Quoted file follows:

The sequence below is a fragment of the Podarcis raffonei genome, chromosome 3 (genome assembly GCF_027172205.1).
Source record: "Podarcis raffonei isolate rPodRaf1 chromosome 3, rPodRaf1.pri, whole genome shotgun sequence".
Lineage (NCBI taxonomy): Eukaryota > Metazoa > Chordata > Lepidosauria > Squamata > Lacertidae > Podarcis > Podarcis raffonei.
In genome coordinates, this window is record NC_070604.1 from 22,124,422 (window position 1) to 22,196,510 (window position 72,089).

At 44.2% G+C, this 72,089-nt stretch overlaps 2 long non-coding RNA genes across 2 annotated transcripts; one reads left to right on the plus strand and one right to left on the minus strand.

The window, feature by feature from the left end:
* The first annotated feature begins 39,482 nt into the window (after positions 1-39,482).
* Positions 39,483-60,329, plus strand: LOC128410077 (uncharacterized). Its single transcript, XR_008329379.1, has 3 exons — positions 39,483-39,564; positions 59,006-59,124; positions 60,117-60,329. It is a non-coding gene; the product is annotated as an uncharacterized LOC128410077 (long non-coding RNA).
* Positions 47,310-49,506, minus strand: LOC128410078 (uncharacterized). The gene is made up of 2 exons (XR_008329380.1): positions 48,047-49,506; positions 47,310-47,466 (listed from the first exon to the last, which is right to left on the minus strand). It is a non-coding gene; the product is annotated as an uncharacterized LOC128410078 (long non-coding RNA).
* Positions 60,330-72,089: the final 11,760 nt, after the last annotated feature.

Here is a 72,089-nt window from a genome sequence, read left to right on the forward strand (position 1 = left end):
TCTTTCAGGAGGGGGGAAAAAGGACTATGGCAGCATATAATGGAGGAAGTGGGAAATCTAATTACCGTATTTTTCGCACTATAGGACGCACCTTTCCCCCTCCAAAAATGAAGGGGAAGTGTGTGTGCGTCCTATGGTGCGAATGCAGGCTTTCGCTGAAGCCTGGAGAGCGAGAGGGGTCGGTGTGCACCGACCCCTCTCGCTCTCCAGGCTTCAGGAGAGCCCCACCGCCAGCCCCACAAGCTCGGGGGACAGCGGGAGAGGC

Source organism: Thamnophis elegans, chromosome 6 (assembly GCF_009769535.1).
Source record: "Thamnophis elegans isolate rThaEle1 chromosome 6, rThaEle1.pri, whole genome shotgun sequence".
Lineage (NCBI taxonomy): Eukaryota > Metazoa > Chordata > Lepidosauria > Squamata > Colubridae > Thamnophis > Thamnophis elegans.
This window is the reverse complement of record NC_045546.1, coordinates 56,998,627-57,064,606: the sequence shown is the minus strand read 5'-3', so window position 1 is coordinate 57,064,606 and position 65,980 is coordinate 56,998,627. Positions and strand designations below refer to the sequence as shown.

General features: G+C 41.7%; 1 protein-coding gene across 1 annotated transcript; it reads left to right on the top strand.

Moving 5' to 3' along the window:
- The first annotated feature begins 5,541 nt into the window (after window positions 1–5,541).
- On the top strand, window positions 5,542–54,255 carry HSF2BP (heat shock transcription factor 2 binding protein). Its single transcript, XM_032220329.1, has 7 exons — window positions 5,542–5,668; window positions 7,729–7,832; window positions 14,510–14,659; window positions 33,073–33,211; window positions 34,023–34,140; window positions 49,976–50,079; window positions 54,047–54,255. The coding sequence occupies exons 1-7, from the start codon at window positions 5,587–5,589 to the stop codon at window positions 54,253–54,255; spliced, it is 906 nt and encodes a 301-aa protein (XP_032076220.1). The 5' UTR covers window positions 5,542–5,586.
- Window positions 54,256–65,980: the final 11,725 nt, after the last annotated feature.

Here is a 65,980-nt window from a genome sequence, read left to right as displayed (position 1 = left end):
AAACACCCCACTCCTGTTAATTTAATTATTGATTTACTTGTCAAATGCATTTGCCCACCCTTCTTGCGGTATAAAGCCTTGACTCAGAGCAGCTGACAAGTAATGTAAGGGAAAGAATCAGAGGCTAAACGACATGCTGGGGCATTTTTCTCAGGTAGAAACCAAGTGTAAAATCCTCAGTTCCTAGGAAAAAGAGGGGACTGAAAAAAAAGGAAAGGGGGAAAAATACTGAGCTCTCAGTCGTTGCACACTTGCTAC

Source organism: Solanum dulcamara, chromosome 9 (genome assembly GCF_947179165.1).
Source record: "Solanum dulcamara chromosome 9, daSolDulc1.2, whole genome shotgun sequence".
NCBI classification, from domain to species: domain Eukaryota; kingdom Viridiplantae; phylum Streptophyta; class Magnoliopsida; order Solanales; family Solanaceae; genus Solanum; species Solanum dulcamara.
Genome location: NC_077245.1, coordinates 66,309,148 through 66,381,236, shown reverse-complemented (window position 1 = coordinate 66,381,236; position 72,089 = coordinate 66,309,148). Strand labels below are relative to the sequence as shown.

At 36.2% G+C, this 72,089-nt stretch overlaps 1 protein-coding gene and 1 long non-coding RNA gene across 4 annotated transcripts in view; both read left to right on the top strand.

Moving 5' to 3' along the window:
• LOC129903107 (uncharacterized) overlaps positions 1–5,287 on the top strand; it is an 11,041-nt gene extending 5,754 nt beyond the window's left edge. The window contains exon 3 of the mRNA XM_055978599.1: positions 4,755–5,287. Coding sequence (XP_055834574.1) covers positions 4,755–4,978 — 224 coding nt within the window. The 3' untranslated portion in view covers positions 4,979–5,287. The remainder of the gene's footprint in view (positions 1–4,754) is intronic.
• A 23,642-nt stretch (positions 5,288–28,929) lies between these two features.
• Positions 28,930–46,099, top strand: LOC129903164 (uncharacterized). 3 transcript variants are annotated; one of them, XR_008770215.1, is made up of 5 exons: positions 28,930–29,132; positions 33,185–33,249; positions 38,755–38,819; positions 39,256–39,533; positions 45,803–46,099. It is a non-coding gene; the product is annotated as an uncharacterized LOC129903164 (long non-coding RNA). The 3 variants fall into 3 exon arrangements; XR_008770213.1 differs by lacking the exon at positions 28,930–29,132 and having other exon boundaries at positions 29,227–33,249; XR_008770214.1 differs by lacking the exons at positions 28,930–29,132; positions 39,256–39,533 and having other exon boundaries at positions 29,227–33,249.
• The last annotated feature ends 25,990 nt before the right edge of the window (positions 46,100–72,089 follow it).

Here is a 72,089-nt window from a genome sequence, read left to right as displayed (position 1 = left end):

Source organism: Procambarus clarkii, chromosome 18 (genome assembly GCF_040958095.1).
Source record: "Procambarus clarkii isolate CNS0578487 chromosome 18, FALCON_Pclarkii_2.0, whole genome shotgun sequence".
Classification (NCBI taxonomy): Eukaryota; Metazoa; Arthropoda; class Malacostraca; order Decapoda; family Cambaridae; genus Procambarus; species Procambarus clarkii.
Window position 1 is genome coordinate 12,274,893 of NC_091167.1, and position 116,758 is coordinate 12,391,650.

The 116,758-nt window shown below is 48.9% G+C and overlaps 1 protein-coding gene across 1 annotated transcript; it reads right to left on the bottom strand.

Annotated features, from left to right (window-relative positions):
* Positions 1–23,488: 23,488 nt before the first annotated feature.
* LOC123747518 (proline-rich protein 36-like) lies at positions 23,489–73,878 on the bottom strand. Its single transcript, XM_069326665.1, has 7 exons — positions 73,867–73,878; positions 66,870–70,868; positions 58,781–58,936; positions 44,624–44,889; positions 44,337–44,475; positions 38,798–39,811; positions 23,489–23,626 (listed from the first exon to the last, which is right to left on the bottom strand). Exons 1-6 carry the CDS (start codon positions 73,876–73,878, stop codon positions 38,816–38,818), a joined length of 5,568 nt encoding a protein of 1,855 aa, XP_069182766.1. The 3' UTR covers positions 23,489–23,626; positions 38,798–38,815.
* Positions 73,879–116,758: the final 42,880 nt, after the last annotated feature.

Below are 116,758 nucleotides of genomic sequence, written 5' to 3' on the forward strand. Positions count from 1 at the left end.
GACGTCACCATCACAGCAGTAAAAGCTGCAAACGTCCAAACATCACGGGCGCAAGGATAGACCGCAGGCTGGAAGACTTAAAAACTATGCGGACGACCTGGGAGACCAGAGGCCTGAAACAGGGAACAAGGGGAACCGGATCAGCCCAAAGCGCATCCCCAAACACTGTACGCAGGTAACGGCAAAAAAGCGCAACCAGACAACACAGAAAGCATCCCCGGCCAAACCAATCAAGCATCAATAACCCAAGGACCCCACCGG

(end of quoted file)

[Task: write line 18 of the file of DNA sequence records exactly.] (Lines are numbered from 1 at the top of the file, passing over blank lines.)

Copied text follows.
Moving 5' to 3' along the window: